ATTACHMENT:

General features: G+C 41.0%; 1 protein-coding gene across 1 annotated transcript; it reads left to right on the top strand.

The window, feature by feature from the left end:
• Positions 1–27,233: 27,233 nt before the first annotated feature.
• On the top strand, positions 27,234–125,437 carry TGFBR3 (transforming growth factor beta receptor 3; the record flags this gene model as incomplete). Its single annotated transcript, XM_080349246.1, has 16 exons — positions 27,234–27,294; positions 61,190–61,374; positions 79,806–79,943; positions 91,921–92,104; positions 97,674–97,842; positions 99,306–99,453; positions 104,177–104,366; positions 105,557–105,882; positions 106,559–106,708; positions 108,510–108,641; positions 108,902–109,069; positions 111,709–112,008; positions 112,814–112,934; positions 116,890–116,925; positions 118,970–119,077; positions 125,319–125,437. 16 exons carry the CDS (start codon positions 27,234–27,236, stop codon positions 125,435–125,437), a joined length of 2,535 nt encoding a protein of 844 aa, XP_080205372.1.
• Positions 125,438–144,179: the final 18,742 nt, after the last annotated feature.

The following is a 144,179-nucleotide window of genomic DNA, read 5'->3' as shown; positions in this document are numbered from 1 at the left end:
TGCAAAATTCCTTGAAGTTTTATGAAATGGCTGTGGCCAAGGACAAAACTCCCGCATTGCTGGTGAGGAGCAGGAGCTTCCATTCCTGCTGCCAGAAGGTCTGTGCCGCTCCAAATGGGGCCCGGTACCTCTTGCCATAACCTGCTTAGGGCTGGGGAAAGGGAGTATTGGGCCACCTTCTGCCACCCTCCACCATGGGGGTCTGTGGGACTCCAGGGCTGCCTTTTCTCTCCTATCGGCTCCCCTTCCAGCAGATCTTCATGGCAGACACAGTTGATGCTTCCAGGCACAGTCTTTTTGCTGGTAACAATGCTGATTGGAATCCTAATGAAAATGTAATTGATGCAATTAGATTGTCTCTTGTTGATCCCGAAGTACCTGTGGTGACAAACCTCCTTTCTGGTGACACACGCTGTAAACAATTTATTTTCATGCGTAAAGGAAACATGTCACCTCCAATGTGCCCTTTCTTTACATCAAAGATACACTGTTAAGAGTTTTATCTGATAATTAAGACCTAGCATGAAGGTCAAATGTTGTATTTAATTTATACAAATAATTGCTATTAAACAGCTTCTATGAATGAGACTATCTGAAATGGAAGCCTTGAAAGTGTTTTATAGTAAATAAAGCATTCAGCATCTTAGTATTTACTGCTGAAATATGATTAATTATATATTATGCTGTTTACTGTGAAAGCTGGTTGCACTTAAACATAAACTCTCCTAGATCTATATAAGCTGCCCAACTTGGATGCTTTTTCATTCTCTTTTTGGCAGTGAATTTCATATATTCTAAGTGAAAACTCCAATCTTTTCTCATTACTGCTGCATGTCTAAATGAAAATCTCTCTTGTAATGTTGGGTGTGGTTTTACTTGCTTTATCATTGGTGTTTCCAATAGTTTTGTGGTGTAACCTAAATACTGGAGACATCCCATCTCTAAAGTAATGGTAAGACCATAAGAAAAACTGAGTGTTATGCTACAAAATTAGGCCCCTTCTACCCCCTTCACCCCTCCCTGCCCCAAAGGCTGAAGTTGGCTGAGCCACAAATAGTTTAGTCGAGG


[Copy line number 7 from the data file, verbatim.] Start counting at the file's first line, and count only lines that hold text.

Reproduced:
TGCAAAATTCCTTGAAGTTTTATGAAATGGCTGTGGCCAAGGACAAAACTCCCGCATTGCTGGTGAGGAGCAGGAGCTTCCATTCCTGCTGCCAGAAGGTCTGTGCCGCTCCAAATGGGGCCCGGTACCTCTTGCCATAACCTGCTTAGGGCTGGGGAAAGGGAGTATTGGGCCACCTTCTGCCACCCTCCACCATGGGGGTCTGTGGGACTCCAGGGCTGCCTTTTCTCTCCTATCGGCTCCCCTTCCAGCAGATCTTCATGGCAGACACAGTTGATGCTTCCAGGCACAGTCTTTTTGCTGGTAACAATGCTGATTGGAATCCTAATGAAAATGTAATTGATGCAATTAGATTGTCTCTTGTTGATCCCGAAGTACCTGTGGTGACAAACCTCCTTTCTGGTGACACACGCTGTAAACAATTTATTTTCATGCGTAAAGGAAACATGTCACCTCCAATGTGCCCTTTCTTTACATCAAAGATACACTGTTAAGAGTTTTATCTGATAATTAAGACCTAGCATGAAGGTCAAATGTTGTATTTAATTTATACAAATAATTGCTATTAAACAGCTTCTATGAATGAGACTATCTGAAATGGAAGCCTTGAAAGTGTTTTATAGTAAATAAAGCATTCAGCATCTTAGTATTTACTGCTGAAATATGATTAATTATATATTATGCTGTTTACTGTGAAAGCTGGTTGCACTTAAACATAAACTCTCCTAGATCTATATAAGCTGCCCAACTTGGATGCTTTTTCATTCTCTTTTTGGCAGTGAATTTCATATATTCTAAGTGAAAACTCCAATCTTTTCTCATTACTGCTGCATGTCTAAATGAAAATCTCTCTTGTAATGTTGGGTGTGGTTTTACTTGCTTTATCATTGGTGTTTCCAATAGTTTTGTGGTGTAACCTAAATACTGGAGACATCCCATCTCTAAAGTAATGGTAAGACCATAAGAAAAACTGAGTGTTATGCTACAAAATTAGGCCCCTTCTACCCCCTTCACCCCTCCCTGCCCCAAAGGCTGAAGTTGGCTGAGCCACAAATAGTTTAGTCGAGG